April 1985
Volume 26, Issue 4
Articles  |   April 1985
Cryogenic lesion alters the metabolism of arachidonic acid in rabbit cornea layers.
Investigative Ophthalmology & Visual Science April 1985, Vol.26, 474-480. doi:
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      H E Bazan, D L Birkle, R Beuerman, N G Bazan; Cryogenic lesion alters the metabolism of arachidonic acid in rabbit cornea layers.. Invest. Ophthalmol. Vis. Sci. 1985;26(4):474-480.

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      © ARVO (1962-2015); The Authors (2016-present)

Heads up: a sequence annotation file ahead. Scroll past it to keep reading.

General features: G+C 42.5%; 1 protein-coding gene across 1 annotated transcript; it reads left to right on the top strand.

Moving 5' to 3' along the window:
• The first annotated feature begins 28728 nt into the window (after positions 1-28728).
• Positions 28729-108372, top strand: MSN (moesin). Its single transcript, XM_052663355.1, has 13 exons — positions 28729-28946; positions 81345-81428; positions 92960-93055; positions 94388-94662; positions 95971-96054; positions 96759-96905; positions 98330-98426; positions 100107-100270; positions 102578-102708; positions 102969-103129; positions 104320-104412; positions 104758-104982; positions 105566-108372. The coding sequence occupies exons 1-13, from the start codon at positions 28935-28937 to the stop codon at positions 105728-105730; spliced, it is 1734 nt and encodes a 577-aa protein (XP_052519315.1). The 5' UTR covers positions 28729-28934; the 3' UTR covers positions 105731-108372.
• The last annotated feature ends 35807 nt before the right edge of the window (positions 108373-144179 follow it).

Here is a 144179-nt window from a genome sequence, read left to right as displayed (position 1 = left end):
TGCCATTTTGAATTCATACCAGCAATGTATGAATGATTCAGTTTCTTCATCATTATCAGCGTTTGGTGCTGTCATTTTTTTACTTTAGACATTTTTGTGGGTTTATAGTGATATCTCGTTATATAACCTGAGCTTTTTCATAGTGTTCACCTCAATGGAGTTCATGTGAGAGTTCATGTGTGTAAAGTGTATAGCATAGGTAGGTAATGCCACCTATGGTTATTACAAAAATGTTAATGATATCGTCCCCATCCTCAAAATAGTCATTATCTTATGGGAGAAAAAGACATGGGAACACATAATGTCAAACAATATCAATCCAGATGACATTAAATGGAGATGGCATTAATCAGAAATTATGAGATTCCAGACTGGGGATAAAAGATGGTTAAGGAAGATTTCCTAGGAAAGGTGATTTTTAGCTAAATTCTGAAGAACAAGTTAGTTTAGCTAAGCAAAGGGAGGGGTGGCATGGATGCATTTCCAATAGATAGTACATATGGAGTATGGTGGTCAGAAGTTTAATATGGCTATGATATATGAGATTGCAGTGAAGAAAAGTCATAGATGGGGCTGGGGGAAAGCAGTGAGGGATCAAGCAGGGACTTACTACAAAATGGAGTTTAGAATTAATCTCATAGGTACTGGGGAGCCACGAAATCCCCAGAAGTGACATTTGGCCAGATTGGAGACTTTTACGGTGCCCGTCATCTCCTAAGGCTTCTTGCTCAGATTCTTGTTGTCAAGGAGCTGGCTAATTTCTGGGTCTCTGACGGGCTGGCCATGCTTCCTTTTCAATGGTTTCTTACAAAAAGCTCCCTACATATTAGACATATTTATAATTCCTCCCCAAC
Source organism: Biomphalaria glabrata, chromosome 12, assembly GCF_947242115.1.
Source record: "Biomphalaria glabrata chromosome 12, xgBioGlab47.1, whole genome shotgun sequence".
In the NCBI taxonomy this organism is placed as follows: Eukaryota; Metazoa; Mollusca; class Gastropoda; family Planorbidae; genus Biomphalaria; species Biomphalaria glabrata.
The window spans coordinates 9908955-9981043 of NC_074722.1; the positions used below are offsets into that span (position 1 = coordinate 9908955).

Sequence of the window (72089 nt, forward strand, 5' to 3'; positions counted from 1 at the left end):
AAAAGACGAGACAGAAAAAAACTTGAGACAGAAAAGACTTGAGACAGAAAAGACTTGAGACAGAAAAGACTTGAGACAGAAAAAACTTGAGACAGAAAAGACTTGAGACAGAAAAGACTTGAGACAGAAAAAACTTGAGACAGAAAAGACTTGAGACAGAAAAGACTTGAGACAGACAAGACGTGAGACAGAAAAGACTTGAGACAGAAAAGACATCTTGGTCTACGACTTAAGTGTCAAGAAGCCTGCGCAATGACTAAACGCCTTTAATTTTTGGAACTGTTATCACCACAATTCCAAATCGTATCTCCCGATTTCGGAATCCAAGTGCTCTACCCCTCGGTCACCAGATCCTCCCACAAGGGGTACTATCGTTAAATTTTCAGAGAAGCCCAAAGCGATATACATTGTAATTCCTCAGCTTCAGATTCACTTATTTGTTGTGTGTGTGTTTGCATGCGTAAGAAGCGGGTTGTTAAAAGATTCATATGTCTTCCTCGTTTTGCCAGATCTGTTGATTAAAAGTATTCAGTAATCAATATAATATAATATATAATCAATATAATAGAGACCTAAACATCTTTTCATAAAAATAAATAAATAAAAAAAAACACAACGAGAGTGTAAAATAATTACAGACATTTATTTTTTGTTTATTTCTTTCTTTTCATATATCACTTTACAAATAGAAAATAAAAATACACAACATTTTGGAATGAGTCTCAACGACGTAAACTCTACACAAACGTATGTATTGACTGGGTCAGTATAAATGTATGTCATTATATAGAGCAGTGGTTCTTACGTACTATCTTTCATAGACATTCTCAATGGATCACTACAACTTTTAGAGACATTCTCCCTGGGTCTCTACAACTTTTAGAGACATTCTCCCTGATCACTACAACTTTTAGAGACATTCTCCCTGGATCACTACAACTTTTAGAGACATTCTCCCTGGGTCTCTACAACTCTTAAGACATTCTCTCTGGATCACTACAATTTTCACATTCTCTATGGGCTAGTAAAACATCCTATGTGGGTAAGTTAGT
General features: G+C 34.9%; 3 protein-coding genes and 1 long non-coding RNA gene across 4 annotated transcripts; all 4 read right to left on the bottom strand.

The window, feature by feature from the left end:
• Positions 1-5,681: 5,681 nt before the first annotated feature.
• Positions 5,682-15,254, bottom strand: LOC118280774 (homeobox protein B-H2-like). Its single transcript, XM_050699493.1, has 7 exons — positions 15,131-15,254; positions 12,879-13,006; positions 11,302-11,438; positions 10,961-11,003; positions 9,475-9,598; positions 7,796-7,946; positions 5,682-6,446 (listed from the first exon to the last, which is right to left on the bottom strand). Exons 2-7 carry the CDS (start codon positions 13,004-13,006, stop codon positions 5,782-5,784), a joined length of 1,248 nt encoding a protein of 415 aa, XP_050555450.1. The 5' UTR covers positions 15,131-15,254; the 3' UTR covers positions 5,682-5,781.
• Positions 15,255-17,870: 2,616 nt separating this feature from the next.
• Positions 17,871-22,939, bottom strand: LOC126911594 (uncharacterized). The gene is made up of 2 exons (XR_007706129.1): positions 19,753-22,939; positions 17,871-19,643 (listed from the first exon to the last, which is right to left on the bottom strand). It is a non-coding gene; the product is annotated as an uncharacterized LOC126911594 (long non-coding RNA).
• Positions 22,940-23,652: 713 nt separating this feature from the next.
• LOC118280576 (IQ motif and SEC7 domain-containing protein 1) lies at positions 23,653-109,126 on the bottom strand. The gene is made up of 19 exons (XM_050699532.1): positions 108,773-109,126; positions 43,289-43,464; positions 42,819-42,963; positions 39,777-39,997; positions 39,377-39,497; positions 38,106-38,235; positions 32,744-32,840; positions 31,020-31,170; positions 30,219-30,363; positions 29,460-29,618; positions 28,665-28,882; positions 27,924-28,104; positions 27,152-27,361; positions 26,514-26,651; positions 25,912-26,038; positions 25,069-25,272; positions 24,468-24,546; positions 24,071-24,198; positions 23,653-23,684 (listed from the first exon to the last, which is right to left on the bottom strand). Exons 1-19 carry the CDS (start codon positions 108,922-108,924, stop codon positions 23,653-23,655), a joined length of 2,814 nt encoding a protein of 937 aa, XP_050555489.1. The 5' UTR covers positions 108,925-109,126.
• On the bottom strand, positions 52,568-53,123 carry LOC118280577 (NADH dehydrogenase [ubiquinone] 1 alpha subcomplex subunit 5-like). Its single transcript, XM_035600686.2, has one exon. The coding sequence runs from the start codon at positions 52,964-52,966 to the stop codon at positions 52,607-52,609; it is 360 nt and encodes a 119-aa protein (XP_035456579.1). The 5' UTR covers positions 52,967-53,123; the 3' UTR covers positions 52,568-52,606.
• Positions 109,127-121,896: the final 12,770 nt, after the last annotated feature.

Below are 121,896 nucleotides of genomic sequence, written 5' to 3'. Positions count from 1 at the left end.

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The metabolism of radiolabeled arachidonic acid in epithelium, stroma, and endothelium was studied in normal and cryogenically lesioned rabbit corneas. The synthesis of cyclooxygenase- and lipoxygenase-reaction products, as well as the incorporation of arachidonic acid in phospholipids and neutral lipids, was followed by in vitro incubation (60 min) of corneas obtained 2 hr, 5 days, and 15 days after injury. In unwounded controls, prostaglandin E2 (PGE2) was the major cyclooxygenase product formed in the stroma, whereas thromboxane B2 predominated in the endothelium and epithelium. The major lipoxygenase product detected under these conditions in the epithelium was mono-hydroxyeicosatetraenoic acid (mono-HETE) and in the stroma, 12-HETE. In contrast, lipoxygenase products could not be detected in control endothelium. Two hours after injury, the labeling of lipids in epithelium and endothelium decreased; the largest decrease was in phosphatidylinositol, followed by phosphatidylcholine and phosphatidylethanolamine. At the same time, cyclooxygenase-reaction products in the epithelium increased, particularly PGF2 alpha. Prostaglandin levels in the stroma rose rapidly after injury and remained elevated for 15 days. In the endothelium, increases in PGF2 alpha and PGE2 were the most prominent effects of injury. After wounding, lipoxygenase products appeared for the first time in the endothelium and increased in the stroma and epithelium. Within 2 hr after lesioning, 12-HETE and 5-HETE increased in stroma. These studies show that the metabolism of arachidonic acid is altered by cryogenic injury and that the resulting changes differ in the three layers of the cornea. These changes involve arachidonoyl groups of phospholipids and cyclooxygenase and lipoxygenase products, and it is suggested that they are at least partly due to the migration of inflammatory cells to the wound site.


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